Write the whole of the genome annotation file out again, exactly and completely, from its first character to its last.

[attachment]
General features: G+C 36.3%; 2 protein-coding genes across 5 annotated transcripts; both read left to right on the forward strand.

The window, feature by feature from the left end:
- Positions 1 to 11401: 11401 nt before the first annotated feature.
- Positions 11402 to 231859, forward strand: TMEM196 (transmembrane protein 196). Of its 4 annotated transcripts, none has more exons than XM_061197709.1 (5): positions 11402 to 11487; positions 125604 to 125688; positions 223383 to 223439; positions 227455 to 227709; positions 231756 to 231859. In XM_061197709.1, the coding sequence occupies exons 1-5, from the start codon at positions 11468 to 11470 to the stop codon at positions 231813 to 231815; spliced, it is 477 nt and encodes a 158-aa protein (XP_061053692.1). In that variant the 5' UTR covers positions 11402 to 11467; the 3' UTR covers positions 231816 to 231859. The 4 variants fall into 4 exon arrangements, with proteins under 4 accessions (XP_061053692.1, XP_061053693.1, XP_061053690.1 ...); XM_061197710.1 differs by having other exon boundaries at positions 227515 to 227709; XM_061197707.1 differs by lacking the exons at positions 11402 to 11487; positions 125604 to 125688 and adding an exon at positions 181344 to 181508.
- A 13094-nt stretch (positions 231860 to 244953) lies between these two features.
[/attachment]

General features: G+C 36.3%; 2 protein-coding genes across 5 annotated transcripts; both read left to right on the forward strand.

The window, feature by feature from the left end:
- Positions 1 to 11401: 11401 nt before the first annotated feature.
- Positions 11402 to 231859, forward strand: TMEM196 (transmembrane protein 196). Of its 4 annotated transcripts, none has more exons than XM_061197709.1 (5): positions 11402 to 11487; positions 125604 to 125688; positions 223383 to 223439; positions 227455 to 227709; positions 231756 to 231859. In XM_061197709.1, the coding sequence occupies exons 1-5, from the start codon at positions 11468 to 11470 to the stop codon at positions 231813 to 231815; spliced, it is 477 nt and encodes a 158-aa protein (XP_061053692.1). In that variant the 5' UTR covers positions 11402 to 11467; the 3' UTR covers positions 231816 to 231859. The 4 variants fall into 4 exon arrangements, with proteins under 4 accessions (XP_061053692.1, XP_061053693.1, XP_061053690.1 ...); XM_061197710.1 differs by having other exon boundaries at positions 227515 to 227709; XM_061197707.1 differs by lacking the exons at positions 11402 to 11487; positions 125604 to 125688 and adding an exon at positions 181344 to 181508.
- A 13094-nt stretch (positions 231860 to 244953) lies between these two features.